# Why is equal sign used in physics?

• goldust

#### goldust

Might seem a little silly, but I just can't seem to get my head around it. In math, when we write (a + b)^2 = a^2 + 2ab + b^2 or 2 = 1 + 1 , we mean the quantity on the left side of = and the quantity on the right side of = are the same. In physics, when we write F = ma or E = mc^2, what's on the left side of = cannot a priori exist unless what's on the right side of = is given. I don't get how in physics, as does in math, the part on the left side of = and the part on the right side of = can represent the same quantity. Further, I don't get writing the unit of acceleration, which is m / s / s as m / s^2, simply for unit cancellation in manipulation of equations in physics. m / s / s has real world physics meaning. m / s^2 does not, because s^2 does not have meaning in the real world like s does. Is it me, or is notation used in physics somewhat sloppy and need new notations or symbols just for physics? Any help or explanation is greatly appreciated!

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Uh ... what do you do with a case like x = 2y + 3 ? Do you say that x cannot exist unless y exists? It seems like that math statement is identical to the ones you don't like in physics.

I DO agree w/ you that there is a fundamentally different meaning between the two uses of the equals sign but I don't see why the "assignment" usage is a problem.

Equalities in physics are just exact relationships between different things. If you walk in a straight line using equal steps of length ##L##, the distance you will have walked with ##n## steps is ##d = n L##. It is a simple relationship between the distance walked and the number of steps.

In physics, when we write F = ma or E = mc^2, what's on the left side of = cannot a priori exist unless the what's on the right side of = is given.
In my example, what existed first, the distance walked or the number of steps?

Further, I don't get writing the unit of acceleration, which is m / s / s as m / s^2, simply for unit cancellation in manipulation of equations in physics. m / s / s has real world physics meaning. m / s^2 does not, because s^2 does not have meaning in the real world like s does.
When measuring something, units are just references to another real-world thing for comparisons. The measured quantity is a real-world thing, and you carry the units just for reference. When it becomes a mathematical object, i.e., when you use it in a equation, the unit behaves just like any other mathematical object. You say that s2 doesn't have meaning in the real world. What about m2? m3? m4?

is notation used in physics somewhat sloppy and need new notations or symbols just for physics?
Quite the contrary. The mathematical formulation of physics is what makes it an extremely well grounded representation of nature. It is when hands starts waving that things get sloppy...

"In my example, what existed first, the distance walked or the number of steps?"

Without steps, how can there be distance?

"You say that s2 doesn't have meaning in the real world. What about m2? m3? m4?"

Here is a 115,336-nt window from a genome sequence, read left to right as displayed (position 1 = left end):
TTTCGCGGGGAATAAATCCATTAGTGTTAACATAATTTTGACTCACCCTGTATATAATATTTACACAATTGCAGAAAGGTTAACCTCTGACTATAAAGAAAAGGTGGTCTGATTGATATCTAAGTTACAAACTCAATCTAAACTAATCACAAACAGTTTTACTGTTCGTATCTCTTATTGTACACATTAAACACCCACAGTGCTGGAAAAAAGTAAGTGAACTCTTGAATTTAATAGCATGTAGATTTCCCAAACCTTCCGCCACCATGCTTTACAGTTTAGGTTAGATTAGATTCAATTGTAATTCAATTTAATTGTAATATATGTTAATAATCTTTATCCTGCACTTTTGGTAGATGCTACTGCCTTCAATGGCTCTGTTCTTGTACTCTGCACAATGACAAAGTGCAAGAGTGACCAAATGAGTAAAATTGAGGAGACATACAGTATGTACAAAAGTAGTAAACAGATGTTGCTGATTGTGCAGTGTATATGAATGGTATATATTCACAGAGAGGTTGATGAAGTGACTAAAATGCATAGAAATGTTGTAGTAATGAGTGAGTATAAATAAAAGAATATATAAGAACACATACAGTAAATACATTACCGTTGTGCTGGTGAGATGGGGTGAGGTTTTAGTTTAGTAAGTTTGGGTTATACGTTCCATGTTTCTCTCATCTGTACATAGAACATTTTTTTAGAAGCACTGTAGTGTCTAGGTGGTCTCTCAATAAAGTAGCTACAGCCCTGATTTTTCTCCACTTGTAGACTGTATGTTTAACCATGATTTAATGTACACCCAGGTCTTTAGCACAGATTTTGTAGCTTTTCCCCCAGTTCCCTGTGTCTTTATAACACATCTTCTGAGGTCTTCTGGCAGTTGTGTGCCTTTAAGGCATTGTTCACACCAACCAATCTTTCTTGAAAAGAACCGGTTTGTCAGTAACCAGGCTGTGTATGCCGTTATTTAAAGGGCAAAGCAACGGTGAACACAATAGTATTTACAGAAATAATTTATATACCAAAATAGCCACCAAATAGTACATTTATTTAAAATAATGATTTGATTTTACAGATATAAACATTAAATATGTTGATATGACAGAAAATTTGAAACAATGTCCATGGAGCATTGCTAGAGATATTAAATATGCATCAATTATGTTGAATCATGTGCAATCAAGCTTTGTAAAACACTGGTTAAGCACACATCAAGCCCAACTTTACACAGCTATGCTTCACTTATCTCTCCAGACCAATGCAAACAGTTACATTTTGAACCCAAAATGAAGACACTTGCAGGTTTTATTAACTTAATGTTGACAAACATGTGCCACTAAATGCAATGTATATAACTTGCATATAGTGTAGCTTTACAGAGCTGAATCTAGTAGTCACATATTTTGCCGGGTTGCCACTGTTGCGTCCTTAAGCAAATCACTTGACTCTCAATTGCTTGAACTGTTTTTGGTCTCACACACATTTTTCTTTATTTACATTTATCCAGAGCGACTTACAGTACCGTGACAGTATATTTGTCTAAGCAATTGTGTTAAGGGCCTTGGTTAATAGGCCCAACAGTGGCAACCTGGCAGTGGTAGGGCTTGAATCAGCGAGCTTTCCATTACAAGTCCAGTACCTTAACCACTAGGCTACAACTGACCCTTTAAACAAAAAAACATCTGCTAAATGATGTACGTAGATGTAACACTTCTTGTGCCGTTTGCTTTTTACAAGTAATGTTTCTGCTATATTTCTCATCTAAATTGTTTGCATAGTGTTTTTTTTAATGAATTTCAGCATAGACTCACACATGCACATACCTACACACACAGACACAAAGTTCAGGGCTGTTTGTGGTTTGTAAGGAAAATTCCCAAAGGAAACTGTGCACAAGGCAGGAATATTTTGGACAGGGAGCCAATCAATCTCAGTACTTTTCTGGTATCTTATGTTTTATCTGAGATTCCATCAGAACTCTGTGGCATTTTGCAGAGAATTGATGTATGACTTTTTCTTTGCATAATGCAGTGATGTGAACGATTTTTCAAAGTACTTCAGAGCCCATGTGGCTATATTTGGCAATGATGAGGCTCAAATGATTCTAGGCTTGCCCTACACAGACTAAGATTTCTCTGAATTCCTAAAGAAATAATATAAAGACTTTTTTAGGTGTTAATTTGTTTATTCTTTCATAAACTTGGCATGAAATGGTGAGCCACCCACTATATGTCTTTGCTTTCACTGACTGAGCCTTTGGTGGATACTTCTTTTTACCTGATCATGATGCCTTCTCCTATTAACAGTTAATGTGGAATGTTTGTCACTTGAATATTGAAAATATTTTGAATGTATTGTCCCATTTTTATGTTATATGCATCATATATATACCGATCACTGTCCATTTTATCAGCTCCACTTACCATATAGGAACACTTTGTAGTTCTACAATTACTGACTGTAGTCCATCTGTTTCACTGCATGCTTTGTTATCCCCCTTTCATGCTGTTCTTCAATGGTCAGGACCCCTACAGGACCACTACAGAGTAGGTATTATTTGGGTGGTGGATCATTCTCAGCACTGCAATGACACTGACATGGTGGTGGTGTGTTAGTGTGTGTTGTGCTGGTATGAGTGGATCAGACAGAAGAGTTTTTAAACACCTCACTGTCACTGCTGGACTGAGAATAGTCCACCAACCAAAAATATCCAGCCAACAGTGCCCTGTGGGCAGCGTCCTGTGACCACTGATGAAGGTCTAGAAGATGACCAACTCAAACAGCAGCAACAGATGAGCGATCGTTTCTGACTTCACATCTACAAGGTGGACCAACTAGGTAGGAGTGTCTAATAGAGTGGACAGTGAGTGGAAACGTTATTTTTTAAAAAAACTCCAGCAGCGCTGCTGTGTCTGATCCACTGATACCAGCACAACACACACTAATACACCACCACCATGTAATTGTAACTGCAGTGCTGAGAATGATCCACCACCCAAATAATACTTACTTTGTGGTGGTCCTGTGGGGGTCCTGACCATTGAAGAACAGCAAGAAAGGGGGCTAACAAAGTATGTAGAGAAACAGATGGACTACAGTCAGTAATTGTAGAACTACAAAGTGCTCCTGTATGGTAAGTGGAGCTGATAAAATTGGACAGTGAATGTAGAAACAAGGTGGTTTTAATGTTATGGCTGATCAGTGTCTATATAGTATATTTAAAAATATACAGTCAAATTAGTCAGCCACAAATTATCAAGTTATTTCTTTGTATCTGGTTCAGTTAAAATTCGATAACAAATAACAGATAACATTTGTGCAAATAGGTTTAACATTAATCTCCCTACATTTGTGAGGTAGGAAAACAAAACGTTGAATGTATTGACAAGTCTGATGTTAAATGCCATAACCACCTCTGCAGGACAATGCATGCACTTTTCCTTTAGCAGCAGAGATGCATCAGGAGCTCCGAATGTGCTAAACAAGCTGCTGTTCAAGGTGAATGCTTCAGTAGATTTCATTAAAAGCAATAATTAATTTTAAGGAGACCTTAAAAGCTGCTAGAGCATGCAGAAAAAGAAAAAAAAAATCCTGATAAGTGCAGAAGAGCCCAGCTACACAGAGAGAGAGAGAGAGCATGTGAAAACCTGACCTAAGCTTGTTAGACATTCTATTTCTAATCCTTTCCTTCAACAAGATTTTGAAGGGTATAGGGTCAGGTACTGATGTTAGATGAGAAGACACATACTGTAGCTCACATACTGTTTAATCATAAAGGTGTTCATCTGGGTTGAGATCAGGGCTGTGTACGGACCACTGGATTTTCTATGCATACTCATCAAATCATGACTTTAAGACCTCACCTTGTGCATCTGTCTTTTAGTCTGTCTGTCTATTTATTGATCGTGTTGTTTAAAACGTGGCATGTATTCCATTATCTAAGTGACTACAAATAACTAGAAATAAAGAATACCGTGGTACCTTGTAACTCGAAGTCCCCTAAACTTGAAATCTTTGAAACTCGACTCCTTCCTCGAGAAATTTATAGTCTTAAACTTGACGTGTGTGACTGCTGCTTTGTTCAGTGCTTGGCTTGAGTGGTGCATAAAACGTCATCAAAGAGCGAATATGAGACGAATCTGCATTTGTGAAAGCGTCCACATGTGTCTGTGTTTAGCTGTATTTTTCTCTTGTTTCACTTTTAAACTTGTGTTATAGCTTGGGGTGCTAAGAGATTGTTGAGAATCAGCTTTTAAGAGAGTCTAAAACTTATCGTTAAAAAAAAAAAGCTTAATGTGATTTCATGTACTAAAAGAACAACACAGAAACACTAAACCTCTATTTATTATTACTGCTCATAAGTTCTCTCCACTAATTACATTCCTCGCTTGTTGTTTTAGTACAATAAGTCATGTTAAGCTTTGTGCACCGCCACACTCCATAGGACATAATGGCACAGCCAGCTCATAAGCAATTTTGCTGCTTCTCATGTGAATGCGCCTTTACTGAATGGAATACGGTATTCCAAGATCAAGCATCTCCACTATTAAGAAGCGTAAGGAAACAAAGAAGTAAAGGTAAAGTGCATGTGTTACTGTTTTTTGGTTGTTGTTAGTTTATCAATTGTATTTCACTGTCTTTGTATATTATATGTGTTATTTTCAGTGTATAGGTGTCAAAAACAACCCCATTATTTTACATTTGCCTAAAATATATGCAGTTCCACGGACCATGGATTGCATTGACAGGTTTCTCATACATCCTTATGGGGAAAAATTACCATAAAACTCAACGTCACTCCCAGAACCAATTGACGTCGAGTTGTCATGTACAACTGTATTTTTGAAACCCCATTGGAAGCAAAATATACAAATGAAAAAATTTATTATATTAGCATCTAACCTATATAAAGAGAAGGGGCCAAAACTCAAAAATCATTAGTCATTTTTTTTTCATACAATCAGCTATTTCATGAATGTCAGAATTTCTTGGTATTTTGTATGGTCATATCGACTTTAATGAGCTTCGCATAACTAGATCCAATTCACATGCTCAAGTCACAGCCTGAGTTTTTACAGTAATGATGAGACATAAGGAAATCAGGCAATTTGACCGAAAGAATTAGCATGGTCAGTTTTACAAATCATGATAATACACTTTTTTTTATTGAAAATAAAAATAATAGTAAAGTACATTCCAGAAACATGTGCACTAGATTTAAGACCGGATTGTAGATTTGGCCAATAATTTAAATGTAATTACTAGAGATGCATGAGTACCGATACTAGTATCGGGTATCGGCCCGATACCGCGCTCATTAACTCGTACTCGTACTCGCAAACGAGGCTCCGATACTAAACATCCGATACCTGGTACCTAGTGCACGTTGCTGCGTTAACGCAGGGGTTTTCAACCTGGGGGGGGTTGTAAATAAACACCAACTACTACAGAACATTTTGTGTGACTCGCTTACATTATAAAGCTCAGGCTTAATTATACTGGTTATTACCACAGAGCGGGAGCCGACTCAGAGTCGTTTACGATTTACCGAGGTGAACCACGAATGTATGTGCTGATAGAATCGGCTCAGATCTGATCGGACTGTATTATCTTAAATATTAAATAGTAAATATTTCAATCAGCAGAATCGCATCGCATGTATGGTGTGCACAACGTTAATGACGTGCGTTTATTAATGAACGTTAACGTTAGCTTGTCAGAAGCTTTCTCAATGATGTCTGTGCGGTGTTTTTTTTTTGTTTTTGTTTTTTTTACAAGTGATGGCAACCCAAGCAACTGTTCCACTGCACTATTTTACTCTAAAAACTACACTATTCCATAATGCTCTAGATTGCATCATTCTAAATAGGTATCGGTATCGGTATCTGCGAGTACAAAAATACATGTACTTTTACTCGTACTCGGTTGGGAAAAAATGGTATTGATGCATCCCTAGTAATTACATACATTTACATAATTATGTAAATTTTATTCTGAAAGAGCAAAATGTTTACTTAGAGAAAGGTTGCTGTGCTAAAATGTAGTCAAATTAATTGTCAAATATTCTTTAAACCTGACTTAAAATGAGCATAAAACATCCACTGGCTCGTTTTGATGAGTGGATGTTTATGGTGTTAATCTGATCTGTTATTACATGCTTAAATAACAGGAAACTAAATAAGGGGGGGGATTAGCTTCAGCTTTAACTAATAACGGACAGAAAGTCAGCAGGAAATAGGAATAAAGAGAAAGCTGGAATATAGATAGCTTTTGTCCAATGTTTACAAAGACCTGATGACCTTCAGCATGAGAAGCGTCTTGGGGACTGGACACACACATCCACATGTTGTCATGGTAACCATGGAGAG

m^2 is area or 2D volume. m^3 is 3D volume. m^4 is alleged 4D volume. s^2 I don't know what that is.

"Equalities in physics are just exact relationships between different things."

I think this is the correct way of looking at it. F = ma relates the 3 quantities from different realms together, as in = is a relation symbol and not an equal symbol as it is in math.

This one describes some of the reasons why the = sign can be confusion for students. http://www.intmath.com/blog/the-equal-sign-more-trouble-than-its-worth/4986

I suppose the best way to understand equations in physics is to think of the fact that the two numerical values on either side of = are the same, and not bother with manipulation of units.

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Without steps, how can there be distance?
But without distance, how can you have taken steps? OK, I admit this might not have been the best example, but my point is that the relation usually goes both ways. If you have one, you must have the other. In F=ma, you could argue that the force comes first, and then the acceleration, but if you have acceleration, there must be a force.

"You say that s2 doesn't have meaning in the real world. What about m2? m3? m4?"

s^2 I don't know what that is.
But that is very different from saying
s^2 does not have meaning in the real world
m4 also doesn't have meaning in the "real world", but you find it different because you can imagine its meaning.

F = ma relates the 3 quantities from different realms together, as in = is a relation symbol and not an equal symbol as it is in math.
The moment physical quantities become mathematical objects, I don't see the difference.

"m4 also doesn't have meaning in the "real world", but you find it different because you can imagine its meaning."

Isn't m^4 the volume of a hypercube in 4D space having side length 1 m? How would s^2 be interpreted? Methinks it's safe to write it as m / s / s or more specifically as (m / s) / s, a combo of speed and time.